Speaking at the BMPA conference in Oxford last week, Smith said attempting to change hygiene controls at the EU level was frustrating and would take time, but he said the sector could do more to help itself. "If the meat industry were slightly better organised and in control of those risks, it would be a better task to argue," he said. "Unfortunately we will continue to see things that are distasteful as long as that part of the industry is still there." He said no-one in the industry wants to see a "Pennington three" enquiry.
He said the FSA would be calling on industry to face the FSA board and talk about what it is doing to reduce risk and progress MHS transformation, and he said some elements would find that harder than others.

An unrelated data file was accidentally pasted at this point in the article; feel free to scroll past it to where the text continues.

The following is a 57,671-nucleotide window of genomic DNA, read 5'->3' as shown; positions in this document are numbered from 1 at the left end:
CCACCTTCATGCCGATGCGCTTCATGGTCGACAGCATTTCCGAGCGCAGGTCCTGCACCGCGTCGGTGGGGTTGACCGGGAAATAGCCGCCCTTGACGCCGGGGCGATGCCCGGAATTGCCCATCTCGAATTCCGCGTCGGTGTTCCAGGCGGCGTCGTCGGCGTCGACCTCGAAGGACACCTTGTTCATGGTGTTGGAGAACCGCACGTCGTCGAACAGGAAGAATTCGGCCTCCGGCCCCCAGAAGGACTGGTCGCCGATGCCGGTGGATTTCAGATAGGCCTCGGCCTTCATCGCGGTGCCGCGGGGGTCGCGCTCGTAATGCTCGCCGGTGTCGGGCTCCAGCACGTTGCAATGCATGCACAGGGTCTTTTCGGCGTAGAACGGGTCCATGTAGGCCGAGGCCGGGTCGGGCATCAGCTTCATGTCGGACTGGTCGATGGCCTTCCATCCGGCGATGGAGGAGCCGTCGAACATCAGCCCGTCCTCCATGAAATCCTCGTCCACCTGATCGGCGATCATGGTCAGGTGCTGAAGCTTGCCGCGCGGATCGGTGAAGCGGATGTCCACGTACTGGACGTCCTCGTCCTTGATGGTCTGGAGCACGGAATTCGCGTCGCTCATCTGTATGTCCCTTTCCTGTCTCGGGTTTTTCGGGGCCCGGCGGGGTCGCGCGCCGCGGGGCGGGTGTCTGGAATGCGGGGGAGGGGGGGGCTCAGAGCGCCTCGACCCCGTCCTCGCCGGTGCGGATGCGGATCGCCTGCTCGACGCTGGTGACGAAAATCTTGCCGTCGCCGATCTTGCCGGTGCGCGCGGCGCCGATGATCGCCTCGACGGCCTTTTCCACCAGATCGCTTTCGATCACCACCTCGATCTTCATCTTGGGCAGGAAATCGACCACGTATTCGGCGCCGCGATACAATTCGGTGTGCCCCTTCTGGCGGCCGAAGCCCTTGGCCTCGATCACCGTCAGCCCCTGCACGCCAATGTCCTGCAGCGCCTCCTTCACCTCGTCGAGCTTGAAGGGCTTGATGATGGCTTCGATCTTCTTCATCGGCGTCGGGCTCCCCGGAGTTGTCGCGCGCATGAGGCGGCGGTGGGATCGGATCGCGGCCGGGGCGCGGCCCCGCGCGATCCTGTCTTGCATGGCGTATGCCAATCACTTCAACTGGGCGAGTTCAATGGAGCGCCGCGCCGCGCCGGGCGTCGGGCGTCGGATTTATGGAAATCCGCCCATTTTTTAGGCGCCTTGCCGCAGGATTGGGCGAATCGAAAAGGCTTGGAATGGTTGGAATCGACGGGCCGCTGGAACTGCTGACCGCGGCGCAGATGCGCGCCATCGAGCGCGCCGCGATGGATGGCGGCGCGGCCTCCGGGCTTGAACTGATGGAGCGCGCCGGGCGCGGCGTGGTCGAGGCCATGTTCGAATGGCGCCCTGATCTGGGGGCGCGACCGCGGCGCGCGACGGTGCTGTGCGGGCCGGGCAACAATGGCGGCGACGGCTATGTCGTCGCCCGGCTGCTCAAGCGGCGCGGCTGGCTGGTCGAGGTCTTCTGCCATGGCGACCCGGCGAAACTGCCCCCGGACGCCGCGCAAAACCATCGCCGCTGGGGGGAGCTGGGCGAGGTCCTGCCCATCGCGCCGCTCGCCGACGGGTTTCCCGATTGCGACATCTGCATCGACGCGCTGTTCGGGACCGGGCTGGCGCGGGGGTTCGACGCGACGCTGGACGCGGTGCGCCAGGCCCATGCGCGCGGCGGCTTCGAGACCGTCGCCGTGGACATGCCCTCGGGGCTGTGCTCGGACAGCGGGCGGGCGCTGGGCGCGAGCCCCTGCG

When it comes to lobbying the EU for regulatory change, the sector should be taking a more proactive role, and not just waiting for the FSA, Smith said.
"Your lobbying in EU is probably more powerful in some ways than ours is. You should be doing as much of that as you can," he added.
Smith said that what remained vital throughout all this was to ensure the consumer did not think the focus on producing safe food was slipping.
He told delegates he rejected claims the FSA "demonised" certain foods: "Those who think we've demonised bacon or cheese, check your facts. We set everything in the context of diet; we don't talk about bad foods or good foods." He said that, overall, the best approach was a collaborative relationship between industry and the FSA: "We want to work in partnership - we work best when we work together."